Ruling

00006-21 Hackett v Hull Daily Mail

    • Date complaint received

      21st October 2021

    • Outcome

      Breach - sanction: publication of correction

    • Code provisions

      1 Accuracy

Decision of the Complaints Committee – 00006-21 Hackett v Hull Daily Mail

Summary of Complaint

1. William Hackett complained to the Independent Press Standards Organisation that Hull Daily Mail breached Clause 1 (Accuracy) of the Editors’ Code of Practice in an article headlined “Parent's anger over last-minute U-turn decision to close school”, published on 4 January 2021.

2. The article, which appeared on page 8 of the newspaper, reported that a primary school would not be reopening after the Christmas break, “despite parents being urged by the government to send kids to school.” It said that parents at the primary school had received an email “advising that pupils should not come back to school on Tuesday.” The article then went on to quote the email in full; the email stated that union opposition to teachers returning to schools was “going to have an impact on us at [school] and how we arrange learning over the next few weeks. Our Senior Leadership Team is currently taking stock of the situation and will be looking at how we can arrange learning in the short term as we await further developments from the Government and the Unions.” A further quote from the email stated: “When we have made arrangements we will let you know exactly what is happening as soon as we can. It may be wise to start thinking about alternative arrangements for child care and how your children will engage in online learning if we have to close.”

3. The article also appeared online in substantially the same format, under the headline “[Named] Primary School closed as parents angered over last minute U-turn decision”.

4. Links to the articles were posted on the publication’s Facebook and Twitter pages on the same date as the article’s online publication. The text of the posts said “East Yorkshire Primary School shuts as parents angry over U-turn”, and they included a quote from the article: “’I find it staggering how the school is choosing not to take government advice’”, while another said “A letter was sent out to parents”.

5. The complainant said that the article and social media posts were inaccurate in breach of Clause 1; the school was not, at the time of the article’s publication, planning to close. The complainant said that the email was intended merely to make parents at the school aware of the then-current position of teaching Unions and the government, and how this may impact the school in the future. He noted that the email quoted in the article confirmed this, as it did not state that the school would be closing and instead made clear that “arrangements” were still being made and that the school was “await[ing] further developments from the Government and the Unions.”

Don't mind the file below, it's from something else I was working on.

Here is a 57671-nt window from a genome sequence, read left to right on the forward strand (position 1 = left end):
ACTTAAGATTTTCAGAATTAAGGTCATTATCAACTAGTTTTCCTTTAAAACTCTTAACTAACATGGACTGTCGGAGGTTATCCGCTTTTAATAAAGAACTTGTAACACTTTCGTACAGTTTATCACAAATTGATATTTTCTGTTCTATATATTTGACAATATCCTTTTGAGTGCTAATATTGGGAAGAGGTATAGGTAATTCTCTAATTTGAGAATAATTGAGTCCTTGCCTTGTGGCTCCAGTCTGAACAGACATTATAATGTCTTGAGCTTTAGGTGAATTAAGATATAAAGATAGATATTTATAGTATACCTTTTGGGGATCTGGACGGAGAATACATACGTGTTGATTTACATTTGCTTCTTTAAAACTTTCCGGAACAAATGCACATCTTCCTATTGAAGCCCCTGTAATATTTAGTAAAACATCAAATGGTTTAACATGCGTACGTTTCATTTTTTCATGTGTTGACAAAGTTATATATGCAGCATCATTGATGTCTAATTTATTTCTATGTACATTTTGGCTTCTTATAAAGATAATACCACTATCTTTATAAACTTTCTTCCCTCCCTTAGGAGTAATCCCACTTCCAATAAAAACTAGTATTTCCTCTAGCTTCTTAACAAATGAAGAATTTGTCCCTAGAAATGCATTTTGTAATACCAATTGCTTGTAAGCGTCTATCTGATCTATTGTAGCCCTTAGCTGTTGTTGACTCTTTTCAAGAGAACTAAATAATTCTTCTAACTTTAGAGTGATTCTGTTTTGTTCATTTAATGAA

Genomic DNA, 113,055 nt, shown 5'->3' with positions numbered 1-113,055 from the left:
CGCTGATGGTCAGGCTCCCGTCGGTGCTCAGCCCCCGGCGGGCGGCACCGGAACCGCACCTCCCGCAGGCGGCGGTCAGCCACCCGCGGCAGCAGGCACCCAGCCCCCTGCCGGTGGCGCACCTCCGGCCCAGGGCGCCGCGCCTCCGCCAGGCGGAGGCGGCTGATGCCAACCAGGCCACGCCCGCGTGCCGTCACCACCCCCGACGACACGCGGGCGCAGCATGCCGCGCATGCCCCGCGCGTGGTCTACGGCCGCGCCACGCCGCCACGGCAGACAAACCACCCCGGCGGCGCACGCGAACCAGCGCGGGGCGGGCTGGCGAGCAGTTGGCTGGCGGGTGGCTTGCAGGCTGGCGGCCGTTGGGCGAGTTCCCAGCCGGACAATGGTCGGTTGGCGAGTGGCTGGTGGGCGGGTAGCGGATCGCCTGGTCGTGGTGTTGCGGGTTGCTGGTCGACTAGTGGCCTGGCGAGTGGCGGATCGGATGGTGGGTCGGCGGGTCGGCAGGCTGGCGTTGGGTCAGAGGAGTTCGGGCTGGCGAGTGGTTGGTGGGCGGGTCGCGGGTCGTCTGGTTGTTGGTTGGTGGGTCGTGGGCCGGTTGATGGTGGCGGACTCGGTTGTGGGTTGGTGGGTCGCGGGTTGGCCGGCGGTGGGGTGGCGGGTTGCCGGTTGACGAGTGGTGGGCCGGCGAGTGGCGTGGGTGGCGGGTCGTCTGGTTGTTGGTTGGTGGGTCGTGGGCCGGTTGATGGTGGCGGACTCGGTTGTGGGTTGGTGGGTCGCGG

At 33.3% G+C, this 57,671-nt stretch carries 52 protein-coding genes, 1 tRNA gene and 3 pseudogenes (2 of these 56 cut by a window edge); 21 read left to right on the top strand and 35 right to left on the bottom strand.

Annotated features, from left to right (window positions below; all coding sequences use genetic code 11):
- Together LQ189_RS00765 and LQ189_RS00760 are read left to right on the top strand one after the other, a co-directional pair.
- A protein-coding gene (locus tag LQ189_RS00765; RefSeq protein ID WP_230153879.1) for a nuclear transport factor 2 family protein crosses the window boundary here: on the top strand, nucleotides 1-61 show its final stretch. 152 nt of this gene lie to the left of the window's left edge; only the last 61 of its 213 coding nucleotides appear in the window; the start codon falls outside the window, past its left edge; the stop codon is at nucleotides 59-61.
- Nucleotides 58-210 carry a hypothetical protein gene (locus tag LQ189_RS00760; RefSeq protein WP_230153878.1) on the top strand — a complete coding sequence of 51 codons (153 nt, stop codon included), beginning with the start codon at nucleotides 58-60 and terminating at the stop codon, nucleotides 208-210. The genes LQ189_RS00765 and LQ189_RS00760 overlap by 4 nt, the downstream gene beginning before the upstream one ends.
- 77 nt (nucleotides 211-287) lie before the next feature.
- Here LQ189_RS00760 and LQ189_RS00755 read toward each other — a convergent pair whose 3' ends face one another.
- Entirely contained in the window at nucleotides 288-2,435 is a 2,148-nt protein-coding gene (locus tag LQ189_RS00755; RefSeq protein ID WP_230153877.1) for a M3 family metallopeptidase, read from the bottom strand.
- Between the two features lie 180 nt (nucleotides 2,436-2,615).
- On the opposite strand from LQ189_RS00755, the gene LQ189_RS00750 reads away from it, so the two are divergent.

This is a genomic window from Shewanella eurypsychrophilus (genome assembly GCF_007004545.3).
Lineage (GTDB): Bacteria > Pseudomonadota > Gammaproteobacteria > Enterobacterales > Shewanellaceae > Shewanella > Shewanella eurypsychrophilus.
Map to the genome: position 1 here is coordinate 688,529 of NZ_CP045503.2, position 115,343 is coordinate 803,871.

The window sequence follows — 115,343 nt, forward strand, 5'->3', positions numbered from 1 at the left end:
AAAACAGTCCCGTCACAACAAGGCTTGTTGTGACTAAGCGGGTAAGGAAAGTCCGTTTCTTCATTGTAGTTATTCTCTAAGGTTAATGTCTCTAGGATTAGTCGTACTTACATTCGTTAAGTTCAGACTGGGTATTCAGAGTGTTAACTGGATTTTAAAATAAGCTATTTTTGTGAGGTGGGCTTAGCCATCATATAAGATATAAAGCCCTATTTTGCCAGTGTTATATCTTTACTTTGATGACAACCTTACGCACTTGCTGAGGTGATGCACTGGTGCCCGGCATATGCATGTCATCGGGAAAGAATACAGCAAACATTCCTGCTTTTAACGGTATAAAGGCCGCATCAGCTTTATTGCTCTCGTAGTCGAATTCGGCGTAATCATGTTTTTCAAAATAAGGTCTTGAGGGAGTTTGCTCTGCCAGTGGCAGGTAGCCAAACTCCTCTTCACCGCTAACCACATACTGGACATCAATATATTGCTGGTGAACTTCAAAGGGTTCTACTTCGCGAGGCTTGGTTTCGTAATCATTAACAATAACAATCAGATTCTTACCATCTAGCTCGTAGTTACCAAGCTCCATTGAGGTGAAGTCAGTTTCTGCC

6. The publication said it accepted that the original article and headline were inaccurate, as the school had not told parents that it would be closing at the time of the article’s publication. It said that a parent had contacted the newspaper and informed it that the school would not be reopening, and had passed it a copy of the email; however, it was unable to provide a copy of the email that the parent had forwarded to the publication, as the reporter had deleted it from their inbox. It did, however, provide the original messages which passed between the parent and the newspaper. The publication had then attempted to contact the school to verify the information, but had not been able to make contact prior to the article’s publication. The next day, and after the article’s publication, the headmaster of the school contacted the publication to make it aware of the true position, which was that the school was intending to open the following day.  The publication noted that the school did not in fact open the following day, as government guidance came into force and mandated schools to remain closed to a majority of pupils.

7. After the headmaster contacted the publication, it amended the online version of the article and deleted the social media posts linking to the article. The amended headline read “[Named] Primary School warns parents of serious disruption and home learning if teachers stay away”. The amended article went on to report that “[a] primary school has warned it faces serious disruption and potential closure as a result of uncertainty whether teachers will follow calls to not go in because of fears over Covid infection. Parents at [Named] Primary School received an email from the headteacher on Sunday afternoon advising that pupils may have to move to home learning when the school is due to reopen on Tuesday. This is due to unions recommending that schools should not currently reopen due to the rising cases of coronavirus.” It also added a footnote to the amended version of the article, which read as follows: